Shortly after Barack Obama and John McCain finished their sit-down interviews with Rev. Rick Warren, the analysis began. I was flipping through channels and a bevy of talking-head squares appeared on CNN, looking like the political version of "The Brady Bunch."
One pundit, Dana Bash, was finishing up. With that knowing look of authority, she was explaining how John McCain had come across, "very direct, very clear about his answers," she intoned, "like George Bush," while Barack Obama had been - and here she scrunched her face - "very nuanced," like the previous Democratic candidates.
The inference was obvious. Direct and clear - winner. Nuanced - loser.
This was one of those moments you really wished for Interactive TV. O, to point out what was so wrong-headed about her comments.
What was wrong is that journalists have value when they report, not make value judgments. Upturned noses are best left to cotillions. Or Fox News. It's that basic.
But that's not the issue.
Because any analyst who thinks a comparison to George Bush with a 29% approval rating is A Good Thing is only demonstrating that she should be doing rehab on her analytical skills.
But that's not the issue.
You see, we all understand the subtext of what she was saying. Yet John Kerry and Al Gore did not lose because they were nuanced, or because George Bush was clear-headed. Al Gore lost largely because he came across as too distant to people, and was painted by Republicans as an exaggerator. Nuance was way down on the list. (And lest we forget, Mr. Gore got more popular votes than Mr. Bush.
John Kerry lost because he also came across as too distant, and (though a war hero) was painted as virtually a war coward - as well as a flip-flopper, wind-surfer and too "French." Nuance was way down on the list.
By contrast, Barack Obama is the polar opposite of wooden. Even the McCain campaign itself acknowledges how attractive Sen. Obama is to the masses. Further, the battered country has by now grasped that the simplistic and unbending worldview of George Bush is not acceptable for an American President, and given him a 29% approval rating, with Congressional Republicans running for cover.
But that's not the issue either.
What at issue is this: in what universe does Dana Bash - or any reporter - think that the concept of "nuance" should be presented as A Bad Thing?
Life is made up of atoms and nuance. Every hour of every day of our lives, we face nuanced decisions. We breathe a sigh of relief for those rare, blessed moments when we get to deal with something clearcut, black-and-white. Not crossing the street in traffic. Hating the New York Yankees. Most everything else - nuance. Life isn't easy, we all say. It isn't. And it isn't largely because there is so much nuance in most of everything we all do. Always. The simple, un-nuanced moment? It's heaven sent. The rest, that's for us to deal with down on earth.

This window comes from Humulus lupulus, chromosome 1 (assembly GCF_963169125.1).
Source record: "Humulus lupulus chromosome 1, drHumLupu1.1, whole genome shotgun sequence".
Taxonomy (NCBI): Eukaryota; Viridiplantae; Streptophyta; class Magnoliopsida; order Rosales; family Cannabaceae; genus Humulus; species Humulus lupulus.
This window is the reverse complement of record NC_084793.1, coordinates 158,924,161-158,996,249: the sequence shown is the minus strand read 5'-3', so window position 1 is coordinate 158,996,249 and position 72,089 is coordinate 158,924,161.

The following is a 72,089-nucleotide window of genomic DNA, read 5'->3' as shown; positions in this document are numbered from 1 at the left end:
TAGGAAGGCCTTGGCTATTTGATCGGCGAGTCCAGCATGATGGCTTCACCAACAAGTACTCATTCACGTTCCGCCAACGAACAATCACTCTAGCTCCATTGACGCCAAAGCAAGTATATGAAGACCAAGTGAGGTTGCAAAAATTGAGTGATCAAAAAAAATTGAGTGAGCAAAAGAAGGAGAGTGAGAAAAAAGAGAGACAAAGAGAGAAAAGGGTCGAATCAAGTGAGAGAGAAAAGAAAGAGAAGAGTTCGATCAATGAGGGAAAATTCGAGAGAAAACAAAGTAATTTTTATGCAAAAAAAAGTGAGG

But that's just us. Imagine now the President of the United States. If someone doesn't fully accept how nuanced that job is, they're not trying. If a news reporter (especially one actually analyzing such things) doesn't regularly address how nuanced the presidency is supposed to be - dealing with the varied interests of 300 million Americans, and then balancing that off of every culture in the world - then that reporter is doing us all a disservice and wasting airspace.
The reality is that 71% of Americans now understand the problem we face when a president is unwilling or unable to deal with nuance, and is instead close-minded, incurious, and can only stay the simple course he is already on.
If anyone does think that "nuance" is a negative, however, then just explain why. Explain that you think the public is too stupid to grasp nuance. Because otherwise, if you don't believe that, if people are not too stupid, if they can follow nuance, if they're adult, mature and can understand differences...then nuance isn't a problem at all.
Perhaps reporters themselves will grasp that their jobs exist because of nuance. That the whole concept of presenting two sides of a story is the heart of nuance.
Belittling nuance is worse than "shooting the messenger." It's shooting the messenger who has a message that the coming storm will not just water your daisies - but also flood the entire valley because the dam is about to break. Or the levees.
In the end, we understand why Republican strategists want to convince others Life is Sooo Easy that all big decisions are black-and-white. Because life is sooo difficult that some people will grab at whatever looks like an easy answer. But today, most Americans understand that a life full of only easy answers only gets you George Bush.
Follow Robert J. Elisberg on Twitter: www.twitter.com/RobertElisberg